Washing children’s hands when they leave school and arrive home can reduce risk further.

Answer:

Attendance will be mandatory from September, making it a legal requirement to send your child to their school.

Fines are a possibility, but we want to support families to feel confident about going back to school first.

Answer:

In late March, Covid-19 infections were increasing faster than anticipated. The government then announced that schools should close to slow the spread of the virus.

Answer:

In mid-May, Transport for London announced that may be introducing a temporary removal of free travel on buses and trams to schools for 11 to 17-year-olds in full time education.

This is most likely to be introduced following October half term, so travel would still be free on the return to school in September until Monday 2 November. Much of the detail is still unknown, and the situation could change, so this is the best information we have right now.

This does not impact on our statutory transport obligations.

Schools will work with Transport for London to check eligibility for discretionary free travel.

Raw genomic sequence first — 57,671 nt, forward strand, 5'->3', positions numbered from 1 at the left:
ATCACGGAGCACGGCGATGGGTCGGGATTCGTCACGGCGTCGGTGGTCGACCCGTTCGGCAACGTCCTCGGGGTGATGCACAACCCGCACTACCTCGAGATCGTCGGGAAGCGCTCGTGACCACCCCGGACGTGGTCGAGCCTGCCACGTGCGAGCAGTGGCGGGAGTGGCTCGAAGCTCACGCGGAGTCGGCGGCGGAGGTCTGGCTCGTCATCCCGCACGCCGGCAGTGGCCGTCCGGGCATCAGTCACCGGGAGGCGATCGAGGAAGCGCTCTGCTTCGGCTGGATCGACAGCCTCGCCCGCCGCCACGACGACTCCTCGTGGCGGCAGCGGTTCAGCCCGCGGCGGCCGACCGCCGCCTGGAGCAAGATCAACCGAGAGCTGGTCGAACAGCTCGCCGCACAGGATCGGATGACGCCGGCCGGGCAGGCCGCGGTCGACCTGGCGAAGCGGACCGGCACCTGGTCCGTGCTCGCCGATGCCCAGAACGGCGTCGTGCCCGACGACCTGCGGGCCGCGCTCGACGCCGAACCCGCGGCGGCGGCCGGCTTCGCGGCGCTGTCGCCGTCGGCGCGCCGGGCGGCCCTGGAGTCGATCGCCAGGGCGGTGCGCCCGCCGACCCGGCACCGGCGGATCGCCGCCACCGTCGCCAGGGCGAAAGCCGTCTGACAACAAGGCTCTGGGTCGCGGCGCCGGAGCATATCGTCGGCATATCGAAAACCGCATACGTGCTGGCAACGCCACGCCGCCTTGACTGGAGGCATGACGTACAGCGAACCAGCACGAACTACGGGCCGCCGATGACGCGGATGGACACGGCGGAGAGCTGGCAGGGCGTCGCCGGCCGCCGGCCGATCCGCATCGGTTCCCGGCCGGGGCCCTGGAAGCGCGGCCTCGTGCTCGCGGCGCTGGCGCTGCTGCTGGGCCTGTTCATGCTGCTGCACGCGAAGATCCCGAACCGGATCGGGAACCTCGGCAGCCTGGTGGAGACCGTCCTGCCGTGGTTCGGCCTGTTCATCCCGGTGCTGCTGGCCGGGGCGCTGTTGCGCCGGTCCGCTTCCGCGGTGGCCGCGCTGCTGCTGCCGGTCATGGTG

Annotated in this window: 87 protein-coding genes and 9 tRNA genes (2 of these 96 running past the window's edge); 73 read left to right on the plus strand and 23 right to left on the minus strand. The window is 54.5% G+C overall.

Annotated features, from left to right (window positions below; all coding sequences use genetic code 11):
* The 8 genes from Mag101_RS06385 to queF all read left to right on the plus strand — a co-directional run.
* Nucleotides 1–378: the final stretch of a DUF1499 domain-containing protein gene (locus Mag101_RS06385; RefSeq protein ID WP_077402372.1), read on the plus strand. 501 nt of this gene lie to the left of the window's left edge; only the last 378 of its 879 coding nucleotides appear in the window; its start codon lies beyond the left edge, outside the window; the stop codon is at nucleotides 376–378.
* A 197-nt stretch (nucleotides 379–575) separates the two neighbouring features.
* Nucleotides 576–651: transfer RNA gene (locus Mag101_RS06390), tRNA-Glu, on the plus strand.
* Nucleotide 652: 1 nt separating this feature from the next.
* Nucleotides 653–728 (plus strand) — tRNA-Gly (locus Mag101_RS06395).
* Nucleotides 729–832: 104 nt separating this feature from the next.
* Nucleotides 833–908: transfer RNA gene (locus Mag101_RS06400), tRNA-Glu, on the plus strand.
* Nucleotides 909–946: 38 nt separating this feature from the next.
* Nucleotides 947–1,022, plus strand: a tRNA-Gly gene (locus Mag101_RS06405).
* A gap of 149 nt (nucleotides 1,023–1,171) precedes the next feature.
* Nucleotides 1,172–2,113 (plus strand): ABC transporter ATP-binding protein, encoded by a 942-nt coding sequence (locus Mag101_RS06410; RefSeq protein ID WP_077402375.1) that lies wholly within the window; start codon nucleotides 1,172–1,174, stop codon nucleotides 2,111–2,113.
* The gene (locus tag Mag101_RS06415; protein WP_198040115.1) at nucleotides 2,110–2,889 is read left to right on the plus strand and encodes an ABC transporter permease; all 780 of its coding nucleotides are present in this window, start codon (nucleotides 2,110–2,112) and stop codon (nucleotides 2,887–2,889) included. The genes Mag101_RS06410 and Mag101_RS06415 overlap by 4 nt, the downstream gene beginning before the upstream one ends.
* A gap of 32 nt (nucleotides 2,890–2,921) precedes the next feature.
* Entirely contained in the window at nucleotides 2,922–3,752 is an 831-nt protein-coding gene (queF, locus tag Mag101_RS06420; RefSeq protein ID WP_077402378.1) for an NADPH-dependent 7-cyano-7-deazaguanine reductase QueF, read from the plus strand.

Transport for London estimate that 30 per cent of children would remain eligible for free travel, which would include the following:

  • Children aged ten and under
  • Children aged 11 to 17 who live more than two miles from their school/college
  • Children aged 11 to 17 who live less than two miles away from their school/college if they:
    • have a social worker
    • have an Education, Health and Care Plan
    • are in alternative provision (i.e. educated in a pupil referral unit, or an alternative provision academy/free school)
    • do not have a safe walking route
    • cannot walk due to a medical condition or lack of mobility

For everyone else, using an 11 to 15 and 16+ Zip card, they will be charged half of an adult fare on buses (£0.75).

Children turning 11-years-old should retain free travel until they finish primary school and eligible pupils turning 18-years-old should retain free travel until they finish school that year.

Answer:

Where possible, you should avoid public transport and walk, cycle or scoot to and from school.

If you must use a private vehicle, try to park a few streets away from your school and walk the remaining distance. If you are dropping children off at the school gate, please do not idle - switch your engine off - to cut down on pollution outside of our schools. You should avoid parking anywhere where there are restrictions - look for signage, red lines, single and double yellow lines.